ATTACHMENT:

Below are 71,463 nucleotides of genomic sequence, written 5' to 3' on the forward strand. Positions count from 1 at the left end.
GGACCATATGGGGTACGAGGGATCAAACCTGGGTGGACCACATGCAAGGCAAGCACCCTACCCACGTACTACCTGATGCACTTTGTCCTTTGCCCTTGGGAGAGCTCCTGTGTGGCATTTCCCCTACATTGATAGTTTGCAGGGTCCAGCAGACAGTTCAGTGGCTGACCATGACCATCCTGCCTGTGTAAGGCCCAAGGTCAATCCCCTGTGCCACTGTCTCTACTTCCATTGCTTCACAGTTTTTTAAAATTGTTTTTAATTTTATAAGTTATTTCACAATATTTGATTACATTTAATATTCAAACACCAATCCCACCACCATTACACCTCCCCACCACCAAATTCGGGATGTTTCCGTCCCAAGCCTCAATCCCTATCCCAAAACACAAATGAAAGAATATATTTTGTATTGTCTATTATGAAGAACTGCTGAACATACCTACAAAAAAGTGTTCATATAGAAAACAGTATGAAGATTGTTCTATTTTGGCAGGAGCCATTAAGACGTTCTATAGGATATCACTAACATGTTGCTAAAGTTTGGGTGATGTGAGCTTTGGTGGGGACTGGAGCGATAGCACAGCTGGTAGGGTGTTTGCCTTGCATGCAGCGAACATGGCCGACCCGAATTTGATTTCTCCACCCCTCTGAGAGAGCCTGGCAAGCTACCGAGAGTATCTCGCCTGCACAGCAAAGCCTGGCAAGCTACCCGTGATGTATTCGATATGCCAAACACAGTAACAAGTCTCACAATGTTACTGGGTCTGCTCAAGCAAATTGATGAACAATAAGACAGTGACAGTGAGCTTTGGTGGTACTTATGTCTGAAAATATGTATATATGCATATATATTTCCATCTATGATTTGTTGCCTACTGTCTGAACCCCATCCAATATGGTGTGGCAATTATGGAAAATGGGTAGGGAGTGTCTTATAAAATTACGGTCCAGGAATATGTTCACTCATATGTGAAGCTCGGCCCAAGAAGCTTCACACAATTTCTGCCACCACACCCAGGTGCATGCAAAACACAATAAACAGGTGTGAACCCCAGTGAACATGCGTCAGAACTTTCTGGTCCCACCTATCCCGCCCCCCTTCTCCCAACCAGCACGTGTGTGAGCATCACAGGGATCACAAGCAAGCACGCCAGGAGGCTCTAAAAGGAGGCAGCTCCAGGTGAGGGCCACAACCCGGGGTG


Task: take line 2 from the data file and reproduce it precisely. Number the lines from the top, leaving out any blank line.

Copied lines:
GGACCATATGGGGTACGAGGGATCAAACCTGGGTGGACCACATGCAAGGCAAGCACCCTACCCACGTACTACCTGATGCACTTTGTCCTTTGCCCTTGGGAGAGCTCCTGTGTGGCATTTCCCCTACATTGATAGTTTGCAGGGTCCAGCAGACAGTTCAGTGGCTGACCATGACCATCCTGCCTGTGTAAGGCCCAAGGTCAATCCCCTGTGCCACTGTCTCTACTTCCATTGCTTCACAGTTTTTTAAAATTGTTTTTAATTTTATAAGTTATTTCACAATATTTGATTACATTTAATATTCAAACACCAATCCCACCACCATTACACCTCCCCACCACCAAATTCGGGATGTTTCCGTCCCAAGCCTCAATCCCTATCCCAAAACACAAATGAAAGAATATATTTTGTATTGTCTATTATGAAGAACTGCTGAACATACCTACAAAAAAGTGTTCATATAGAAAACAGTATGAAGATTGTTCTATTTTGGCAGGAGCCATTAAGACGTTCTATAGGATATCACTAACATGTTGCTAAAGTTTGGGTGATGTGAGCTTTGGTGGGGACTGGAGCGATAGCACAGCTGGTAGGGTGTTTGCCTTGCATGCAGCGAACATGGCCGACCCGAATTTGATTTCTCCACCCCTCTGAGAGAGCCTGGCAAGCTACCGAGAGTATCTCGCCTGCACAGCAAAGCCTGGCAAGCTACCCGTGATGTATTCGATATGCCAAACACAGTAACAAGTCTCACAATGTTACTGGGTCTGCTCAAGCAAATTGATGAACAATAAGACAGTGACAGTGAGCTTTGGTGGTACTTATGTCTGAAAATATGTATATATGCATATATATTTCCATCTATGATTTGTTGCCTACTGTCTGAACCCCATCCAATATGGTGTGGCAATTATGGAAAATGGGTAGGGAGTGTCTTATAAAATTACGGTCCAGGAATATGTTCACTCATATGTGAAGCTCGGCCCAAGAAGCTTCACACAATTTCTGCCACCACACCCAGGTGCATGCAAAACACAATAAACAGGTGTGAACCCCAGTGAACATGCGTCAGAACTTTCTGGTCCCACCTATCCCGCCCCCCTTCTCCCAACCAGCACGTGTGTGAGCATCACAGGGATCACAAGCAAGCACGCCAGGAGGCTCTAAAAGGAGGCAGCTCCAGGTGAGGGCCACAACCCGGGGTG